It was important that the Russian Bolsheviks had strong motives for holding the Empire together. Their leaders saw the nationalists as just a form of bourgeois rule. Their spetsy military commanders had simpler nationalist motives. For both, the defeat of ‘Russian’ counterrevolutionaries and Allied intervention demanded an advance into the borderlands. And there were broad continuities. Denikin put it as follows:
The state link of Russia with her borderlands was preordained by history, economics, markets, the railway system, the need for defendable frontiers, the psychology of Russian society, and the whole totality of the cultural-economic development of both sides and of mutual interests. The link would be restored, sooner or later, voluntarily – by treaty – or through compulsion – economic (tariff) war or an army offensive. And that would have been done by any Russia – ‘Red,’ ‘Pink,’ ‘White,’ or ‘Black’ – which did not want to suffocate inside the limits of those artificial boundaries which the World War and internal chaos had confined her to.
The link was something that the newly conscious, newly organized minorities could not tear apart.
Defeated with the Whites was foreign intervention. Bolshevik Civil War propaganda stressed Allied intervention, and later Soviet historians, following Stalin, reduced the Civil War to three ‘Entente Campaigns.’ An imperialist conspiracy fitted in with the Bolshevik world outlook; a foreign threat mobilized nationalist feeling; and the ‘Entente cannibals’ (Stalin’s phrase) gave a reason why the Civil War lasted so long. But Lenin had predicted on the eve of October 1917 that the Allies would not be a serious problem: ‘a combination of English, Japanese, and American imperialism against us is extremely difficult to realize, and is not at all dangerous to us, if only because of Russia’s geographical position’; there is much to be said for this analysis.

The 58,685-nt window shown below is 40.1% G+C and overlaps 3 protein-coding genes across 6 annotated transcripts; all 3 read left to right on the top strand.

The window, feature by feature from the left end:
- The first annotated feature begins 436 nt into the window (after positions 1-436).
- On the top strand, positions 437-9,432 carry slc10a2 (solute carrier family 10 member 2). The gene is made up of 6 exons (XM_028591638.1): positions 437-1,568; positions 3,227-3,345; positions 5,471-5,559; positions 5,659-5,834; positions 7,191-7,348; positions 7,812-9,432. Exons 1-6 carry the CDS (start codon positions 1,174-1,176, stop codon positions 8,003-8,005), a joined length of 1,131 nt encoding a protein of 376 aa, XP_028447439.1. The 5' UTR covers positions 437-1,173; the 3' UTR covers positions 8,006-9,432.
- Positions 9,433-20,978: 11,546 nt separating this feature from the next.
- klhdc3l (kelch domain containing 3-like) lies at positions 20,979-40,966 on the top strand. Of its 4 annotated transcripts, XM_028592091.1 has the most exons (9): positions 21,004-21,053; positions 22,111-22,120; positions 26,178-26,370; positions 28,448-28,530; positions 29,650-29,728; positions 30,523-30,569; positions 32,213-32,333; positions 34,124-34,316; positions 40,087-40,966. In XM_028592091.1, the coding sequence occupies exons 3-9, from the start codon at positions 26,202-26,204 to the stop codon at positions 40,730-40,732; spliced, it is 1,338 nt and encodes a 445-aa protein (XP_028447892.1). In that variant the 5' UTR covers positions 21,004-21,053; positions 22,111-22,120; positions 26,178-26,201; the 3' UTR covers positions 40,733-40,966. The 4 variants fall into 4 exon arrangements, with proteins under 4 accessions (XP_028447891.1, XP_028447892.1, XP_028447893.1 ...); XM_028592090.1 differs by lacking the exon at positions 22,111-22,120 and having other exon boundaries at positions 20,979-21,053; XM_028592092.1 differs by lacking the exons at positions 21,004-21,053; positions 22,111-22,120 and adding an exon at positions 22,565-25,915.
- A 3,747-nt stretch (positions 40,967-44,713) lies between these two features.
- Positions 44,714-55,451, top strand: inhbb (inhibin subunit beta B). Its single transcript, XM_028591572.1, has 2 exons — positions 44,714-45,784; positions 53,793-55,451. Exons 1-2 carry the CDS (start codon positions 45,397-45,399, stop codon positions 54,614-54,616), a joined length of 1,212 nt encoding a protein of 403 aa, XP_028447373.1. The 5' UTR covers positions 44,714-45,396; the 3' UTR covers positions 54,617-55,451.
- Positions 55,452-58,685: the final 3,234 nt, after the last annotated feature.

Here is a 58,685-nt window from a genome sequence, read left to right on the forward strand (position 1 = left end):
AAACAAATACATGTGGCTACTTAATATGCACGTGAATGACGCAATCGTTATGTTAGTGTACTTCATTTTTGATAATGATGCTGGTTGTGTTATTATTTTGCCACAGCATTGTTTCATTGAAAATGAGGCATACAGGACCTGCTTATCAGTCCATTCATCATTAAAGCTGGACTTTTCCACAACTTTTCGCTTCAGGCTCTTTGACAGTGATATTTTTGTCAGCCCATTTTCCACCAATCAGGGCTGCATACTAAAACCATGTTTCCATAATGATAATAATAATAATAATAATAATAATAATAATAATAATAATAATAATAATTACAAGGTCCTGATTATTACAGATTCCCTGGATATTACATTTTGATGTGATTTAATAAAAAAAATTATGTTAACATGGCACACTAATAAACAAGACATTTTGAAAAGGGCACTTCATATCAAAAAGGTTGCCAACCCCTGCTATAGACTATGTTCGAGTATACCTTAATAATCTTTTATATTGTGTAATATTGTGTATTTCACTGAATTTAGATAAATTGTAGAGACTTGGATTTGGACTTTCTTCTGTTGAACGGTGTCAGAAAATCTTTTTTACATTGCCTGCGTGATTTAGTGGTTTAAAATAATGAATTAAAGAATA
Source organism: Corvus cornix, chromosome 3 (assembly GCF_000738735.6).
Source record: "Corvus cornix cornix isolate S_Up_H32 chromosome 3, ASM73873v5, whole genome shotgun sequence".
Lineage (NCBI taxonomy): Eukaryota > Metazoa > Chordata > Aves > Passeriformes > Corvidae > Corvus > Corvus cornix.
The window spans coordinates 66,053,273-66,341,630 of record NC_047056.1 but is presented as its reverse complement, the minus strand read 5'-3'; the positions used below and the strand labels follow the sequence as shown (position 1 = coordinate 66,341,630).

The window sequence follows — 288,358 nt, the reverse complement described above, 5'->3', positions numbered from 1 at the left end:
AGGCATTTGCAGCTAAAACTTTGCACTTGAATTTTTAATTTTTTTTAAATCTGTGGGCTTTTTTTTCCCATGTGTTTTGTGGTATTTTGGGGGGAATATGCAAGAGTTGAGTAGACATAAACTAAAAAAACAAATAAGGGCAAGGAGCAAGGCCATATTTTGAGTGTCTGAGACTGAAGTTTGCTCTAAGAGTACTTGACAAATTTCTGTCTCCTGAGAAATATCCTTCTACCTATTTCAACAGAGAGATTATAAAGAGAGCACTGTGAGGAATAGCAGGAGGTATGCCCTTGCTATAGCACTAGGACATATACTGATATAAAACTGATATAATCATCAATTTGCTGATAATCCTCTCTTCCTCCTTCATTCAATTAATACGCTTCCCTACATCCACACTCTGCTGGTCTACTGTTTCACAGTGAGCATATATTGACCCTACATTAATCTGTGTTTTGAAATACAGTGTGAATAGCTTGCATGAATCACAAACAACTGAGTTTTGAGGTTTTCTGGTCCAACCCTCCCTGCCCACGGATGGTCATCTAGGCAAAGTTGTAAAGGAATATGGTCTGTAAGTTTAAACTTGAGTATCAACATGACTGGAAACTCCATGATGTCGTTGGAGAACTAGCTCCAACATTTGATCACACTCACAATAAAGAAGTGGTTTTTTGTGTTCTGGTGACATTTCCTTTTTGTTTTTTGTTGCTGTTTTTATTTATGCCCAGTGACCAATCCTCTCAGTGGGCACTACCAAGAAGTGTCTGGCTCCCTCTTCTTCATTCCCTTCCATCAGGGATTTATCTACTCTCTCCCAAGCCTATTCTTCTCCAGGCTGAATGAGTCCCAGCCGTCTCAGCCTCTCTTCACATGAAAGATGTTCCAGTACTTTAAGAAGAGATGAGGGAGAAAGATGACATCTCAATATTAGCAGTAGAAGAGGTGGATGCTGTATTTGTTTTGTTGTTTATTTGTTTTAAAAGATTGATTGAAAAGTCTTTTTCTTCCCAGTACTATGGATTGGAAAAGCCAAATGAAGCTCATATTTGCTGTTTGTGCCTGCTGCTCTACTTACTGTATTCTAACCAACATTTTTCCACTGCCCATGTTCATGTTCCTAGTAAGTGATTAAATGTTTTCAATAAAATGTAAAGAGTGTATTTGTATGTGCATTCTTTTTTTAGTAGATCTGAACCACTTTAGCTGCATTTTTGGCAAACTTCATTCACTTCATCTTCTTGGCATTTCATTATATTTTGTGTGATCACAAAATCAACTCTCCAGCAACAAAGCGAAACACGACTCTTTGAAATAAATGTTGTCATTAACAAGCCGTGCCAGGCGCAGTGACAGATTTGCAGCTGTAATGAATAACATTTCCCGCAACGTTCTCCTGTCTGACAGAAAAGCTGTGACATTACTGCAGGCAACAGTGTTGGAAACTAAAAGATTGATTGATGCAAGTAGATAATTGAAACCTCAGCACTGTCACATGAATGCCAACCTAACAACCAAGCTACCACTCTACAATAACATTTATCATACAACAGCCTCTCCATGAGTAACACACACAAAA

Contrary to what is often thought, the most important ‘intervention’ was not by the Allies but by the Central Powers. Up until November 1918 they held much of western and southern Russia. The ‘fourteen-power’ anti-Bolshevik Allied alliance that was featured in Soviet propaganda was a myth. The Americans were cool about intervention; the Japanese stayed on the Pacific coast. The French gave up an active role after the spring of 1919 Odessa shambles and concentrated on a cordon sanitaire of the border states. (Even then, neither the French nor the British did much to help the border state of Poland in 1920.) Few Allied troops were sent; none fought in the main battles. The western Allies neither created the Czechoslovak Corps nor planned its uprising. The Czechoslovaks did clear a rallying area, but they were few in number and fought only for six months. Their success was a symptom not of Allied manipulation but of Soviet impotence and unpopularity. It is true that Allied munitions and supplies made possible the furthest White advance, but this material only arrived in quantity in the summer of 1919; Kolchak’s spring offensive and Denikin’s conquest of a south Russian base area came earlier. Even the Allied blockade had little effect. Bolshevik Russia’s foreign trade possibilities were limited anyway (especially after the renunciation of foreign debts), and for most of 1919 Whites or nationalists held the major ports (Petrograd was the exception, but it had already become an economic wasteland).